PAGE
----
The dash spans the forward space from the driver’s cockpit to the passenger door in a straight line – no pointless curves here to try to make you feel you’re in a race car. I like the simplicity of it so much that not even the faux wood grain bothers me in this Passat. There are hard plastic surfaces I could do without, mind you.
The seating was comfortable enough that I could find no complaints to make about it. I’ve gotten spoiled over time and now grouse if there’s no power-adjust function for the driver’s seat; fortunately that’s included here, as are heated front seats.
Trunk space is a very healthy 450 litres, which can be boosted of course by folding down the 60/40 split rear seats.
The Passat comes with a modest 6.5-inch touchscreen, but you do get Apple CarPlay and Android Auto compatibility. The interface of the multimedia system is a reflection of the car’s interior, in that it’s simple, uncluttered and satisfying to use. I was happy to note the several physical buttons for main functions like the audio volume.
Safety worries are properly allayed here with the inclusion in the 2020 Passat of the required set of drive assist systems, namely automatic emergency braking with pedestrian detection, adaptive cruise control, blind-spot monitoring, lane-keep assist and steering-responsive headlights with automatic high-beams.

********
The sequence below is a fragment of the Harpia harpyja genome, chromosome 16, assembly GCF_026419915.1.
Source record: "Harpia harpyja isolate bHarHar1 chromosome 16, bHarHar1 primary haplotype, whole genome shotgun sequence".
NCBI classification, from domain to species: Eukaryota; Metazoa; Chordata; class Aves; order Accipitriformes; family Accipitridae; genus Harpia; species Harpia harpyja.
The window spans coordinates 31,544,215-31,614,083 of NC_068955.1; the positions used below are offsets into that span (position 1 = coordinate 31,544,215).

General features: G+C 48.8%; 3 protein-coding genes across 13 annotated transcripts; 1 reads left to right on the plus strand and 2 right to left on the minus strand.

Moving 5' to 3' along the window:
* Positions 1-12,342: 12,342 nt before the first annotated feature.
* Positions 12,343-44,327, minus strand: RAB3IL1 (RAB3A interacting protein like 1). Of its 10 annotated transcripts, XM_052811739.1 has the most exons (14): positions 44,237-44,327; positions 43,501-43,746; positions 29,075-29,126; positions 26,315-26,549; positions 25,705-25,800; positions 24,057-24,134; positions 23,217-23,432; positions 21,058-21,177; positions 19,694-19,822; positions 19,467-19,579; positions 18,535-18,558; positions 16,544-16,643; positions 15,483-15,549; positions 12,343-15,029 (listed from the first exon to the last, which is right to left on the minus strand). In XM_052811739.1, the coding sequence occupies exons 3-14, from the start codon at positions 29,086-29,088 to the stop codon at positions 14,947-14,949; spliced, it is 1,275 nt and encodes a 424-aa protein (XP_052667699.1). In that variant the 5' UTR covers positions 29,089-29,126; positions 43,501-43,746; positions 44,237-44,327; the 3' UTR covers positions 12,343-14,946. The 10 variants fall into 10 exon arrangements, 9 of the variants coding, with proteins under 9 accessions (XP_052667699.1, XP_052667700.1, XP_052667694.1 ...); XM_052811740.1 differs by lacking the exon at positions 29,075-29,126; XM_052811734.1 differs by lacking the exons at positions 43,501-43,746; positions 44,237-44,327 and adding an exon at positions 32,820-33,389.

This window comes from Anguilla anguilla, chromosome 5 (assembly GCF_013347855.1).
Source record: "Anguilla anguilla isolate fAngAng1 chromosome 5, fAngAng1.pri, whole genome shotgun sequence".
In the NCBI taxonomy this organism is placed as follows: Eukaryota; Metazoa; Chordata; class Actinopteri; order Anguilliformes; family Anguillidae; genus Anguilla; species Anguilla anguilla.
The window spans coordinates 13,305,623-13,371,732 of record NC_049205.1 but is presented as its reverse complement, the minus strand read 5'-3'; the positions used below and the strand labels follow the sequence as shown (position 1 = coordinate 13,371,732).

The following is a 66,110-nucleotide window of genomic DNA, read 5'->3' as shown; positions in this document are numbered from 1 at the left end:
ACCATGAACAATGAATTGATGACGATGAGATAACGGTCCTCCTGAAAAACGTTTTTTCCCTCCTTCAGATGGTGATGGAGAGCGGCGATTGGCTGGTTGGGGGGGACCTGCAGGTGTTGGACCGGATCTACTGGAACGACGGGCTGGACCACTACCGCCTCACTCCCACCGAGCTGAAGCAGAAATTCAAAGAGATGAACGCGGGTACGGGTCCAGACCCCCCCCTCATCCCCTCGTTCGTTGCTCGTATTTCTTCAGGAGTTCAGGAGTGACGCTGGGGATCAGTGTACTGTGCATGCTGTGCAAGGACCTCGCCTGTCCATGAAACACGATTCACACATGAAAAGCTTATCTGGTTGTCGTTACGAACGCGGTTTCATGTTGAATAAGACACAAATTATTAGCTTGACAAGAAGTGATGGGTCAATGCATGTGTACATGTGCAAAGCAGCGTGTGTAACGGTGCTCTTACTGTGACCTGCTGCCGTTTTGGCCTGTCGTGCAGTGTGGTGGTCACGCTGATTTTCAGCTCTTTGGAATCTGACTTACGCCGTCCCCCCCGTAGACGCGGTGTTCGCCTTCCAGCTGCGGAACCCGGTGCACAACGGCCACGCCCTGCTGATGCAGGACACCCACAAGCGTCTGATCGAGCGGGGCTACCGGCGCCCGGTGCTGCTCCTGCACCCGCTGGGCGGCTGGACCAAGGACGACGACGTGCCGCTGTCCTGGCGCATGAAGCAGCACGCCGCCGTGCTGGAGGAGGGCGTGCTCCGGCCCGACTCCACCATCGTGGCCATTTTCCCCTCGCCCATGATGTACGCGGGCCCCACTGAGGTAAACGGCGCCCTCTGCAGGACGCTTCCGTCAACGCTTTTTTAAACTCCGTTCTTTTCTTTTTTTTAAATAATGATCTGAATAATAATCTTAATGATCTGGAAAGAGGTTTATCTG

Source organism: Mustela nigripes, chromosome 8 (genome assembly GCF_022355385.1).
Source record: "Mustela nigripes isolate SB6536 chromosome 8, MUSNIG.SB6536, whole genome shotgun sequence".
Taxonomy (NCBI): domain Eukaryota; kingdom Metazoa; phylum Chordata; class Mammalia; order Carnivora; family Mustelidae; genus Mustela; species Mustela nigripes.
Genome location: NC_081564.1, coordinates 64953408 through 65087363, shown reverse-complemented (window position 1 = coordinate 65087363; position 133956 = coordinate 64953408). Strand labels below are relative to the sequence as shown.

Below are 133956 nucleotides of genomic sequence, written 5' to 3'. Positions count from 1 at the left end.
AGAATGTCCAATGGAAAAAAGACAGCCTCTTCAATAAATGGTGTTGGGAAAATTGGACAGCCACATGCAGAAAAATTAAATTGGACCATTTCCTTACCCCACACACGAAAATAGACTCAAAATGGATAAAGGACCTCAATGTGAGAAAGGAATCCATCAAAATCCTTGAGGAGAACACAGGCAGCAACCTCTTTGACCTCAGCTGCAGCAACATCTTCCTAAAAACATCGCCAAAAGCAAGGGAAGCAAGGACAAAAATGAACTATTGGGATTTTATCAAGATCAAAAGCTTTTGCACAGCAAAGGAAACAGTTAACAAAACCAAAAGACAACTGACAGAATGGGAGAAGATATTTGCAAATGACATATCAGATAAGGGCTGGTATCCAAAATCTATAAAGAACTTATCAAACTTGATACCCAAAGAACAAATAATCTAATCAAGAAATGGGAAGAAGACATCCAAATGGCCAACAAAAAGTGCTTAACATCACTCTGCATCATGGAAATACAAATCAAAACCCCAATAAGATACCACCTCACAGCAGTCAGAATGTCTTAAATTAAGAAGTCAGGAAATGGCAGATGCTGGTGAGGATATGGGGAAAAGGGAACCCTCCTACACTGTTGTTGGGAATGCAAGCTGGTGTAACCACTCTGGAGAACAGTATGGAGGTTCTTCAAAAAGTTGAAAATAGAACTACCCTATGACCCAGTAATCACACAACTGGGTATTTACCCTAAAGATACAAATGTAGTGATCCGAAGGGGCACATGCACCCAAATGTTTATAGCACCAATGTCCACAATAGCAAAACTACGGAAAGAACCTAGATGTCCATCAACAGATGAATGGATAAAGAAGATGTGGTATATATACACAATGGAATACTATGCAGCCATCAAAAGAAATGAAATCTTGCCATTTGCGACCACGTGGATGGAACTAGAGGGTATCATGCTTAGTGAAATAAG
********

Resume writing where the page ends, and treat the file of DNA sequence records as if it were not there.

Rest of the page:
Consumers can choose from three porridges to find the 2020 Passat that’s just right for them – and their budget. Things kick off with the Comfortline, priced starting at $27,145. It comes with automatic headlights, remote starter, keyless access with push-button start, heated front seats and, as mentioned, Android Auto and Apple CarPlay compatibility. The Passat Comfortline sits on 15-inch alloy wheels.
Next up is the Highline, from $30,945. It adds dual-zone climate control, power trunk, leatherette seating blind spot monitor with rear traffic alert, autonomous emergency braking with pedestrian monitoring and 17-inch alloy wheels.
The top choice is the Execline ($36,495 and up), which throws in a premium Fender audio system with 8 speakers and subwoofer, power-folding exterior mirrors and a reverse tilt-down function that I still struggle not to hate, satellite navigation and 18-inch alloy wheels.